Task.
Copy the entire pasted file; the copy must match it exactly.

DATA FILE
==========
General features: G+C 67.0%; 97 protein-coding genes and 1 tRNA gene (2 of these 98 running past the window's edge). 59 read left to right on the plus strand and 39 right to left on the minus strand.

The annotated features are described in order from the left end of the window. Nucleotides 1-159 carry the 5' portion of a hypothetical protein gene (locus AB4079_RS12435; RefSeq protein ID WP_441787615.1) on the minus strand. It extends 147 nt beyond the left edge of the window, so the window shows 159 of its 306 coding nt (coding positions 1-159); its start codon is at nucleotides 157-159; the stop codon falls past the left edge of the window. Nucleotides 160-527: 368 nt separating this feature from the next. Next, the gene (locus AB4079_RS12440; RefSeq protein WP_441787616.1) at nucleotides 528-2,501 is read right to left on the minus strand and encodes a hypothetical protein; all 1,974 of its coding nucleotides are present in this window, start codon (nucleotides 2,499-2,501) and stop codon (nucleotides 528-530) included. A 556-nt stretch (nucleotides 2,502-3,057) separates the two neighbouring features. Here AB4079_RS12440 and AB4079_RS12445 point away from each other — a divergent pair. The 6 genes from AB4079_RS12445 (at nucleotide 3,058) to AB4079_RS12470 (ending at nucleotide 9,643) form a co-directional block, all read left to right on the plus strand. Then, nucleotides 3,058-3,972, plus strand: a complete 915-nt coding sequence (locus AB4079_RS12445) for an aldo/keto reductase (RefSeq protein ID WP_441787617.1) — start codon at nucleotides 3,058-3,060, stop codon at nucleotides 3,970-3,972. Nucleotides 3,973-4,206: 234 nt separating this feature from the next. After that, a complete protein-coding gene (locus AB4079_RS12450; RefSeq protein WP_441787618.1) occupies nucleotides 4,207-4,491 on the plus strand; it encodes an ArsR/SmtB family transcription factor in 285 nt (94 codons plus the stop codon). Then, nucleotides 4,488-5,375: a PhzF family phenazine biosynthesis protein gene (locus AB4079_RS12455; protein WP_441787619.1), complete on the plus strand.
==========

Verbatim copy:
General features: G+C 67.0%; 97 protein-coding genes and 1 tRNA gene (2 of these 98 running past the window's edge). 59 read left to right on the plus strand and 39 right to left on the minus strand.

The annotated features are described in order from the left end of the window. Nucleotides 1-159 carry the 5' portion of a hypothetical protein gene (locus AB4079_RS12435; RefSeq protein ID WP_441787615.1) on the minus strand. It extends 147 nt beyond the left edge of the window, so the window shows 159 of its 306 coding nt (coding positions 1-159); its start codon is at nucleotides 157-159; the stop codon falls past the left edge of the window. Nucleotides 160-527: 368 nt separating this feature from the next. Next, the gene (locus AB4079_RS12440; RefSeq protein WP_441787616.1) at nucleotides 528-2,501 is read right to left on the minus strand and encodes a hypothetical protein; all 1,974 of its coding nucleotides are present in this window, start codon (nucleotides 2,499-2,501) and stop codon (nucleotides 528-530) included. A 556-nt stretch (nucleotides 2,502-3,057) separates the two neighbouring features. Here AB4079_RS12440 and AB4079_RS12445 point away from each other — a divergent pair. The 6 genes from AB4079_RS12445 (at nucleotide 3,058) to AB4079_RS12470 (ending at nucleotide 9,643) form a co-directional block, all read left to right on the plus strand. Then, nucleotides 3,058-3,972, plus strand: a complete 915-nt coding sequence (locus AB4079_RS12445) for an aldo/keto reductase (RefSeq protein ID WP_441787617.1) — start codon at nucleotides 3,058-3,060, stop codon at nucleotides 3,970-3,972. Nucleotides 3,973-4,206: 234 nt separating this feature from the next. After that, a complete protein-coding gene (locus AB4079_RS12450; RefSeq protein WP_441787618.1) occupies nucleotides 4,207-4,491 on the plus strand; it encodes an ArsR/SmtB family transcription factor in 285 nt (94 codons plus the stop codon). Then, nucleotides 4,488-5,375: a PhzF family phenazine biosynthesis protein gene (locus AB4079_RS12455; protein WP_441787619.1), complete on the plus strand.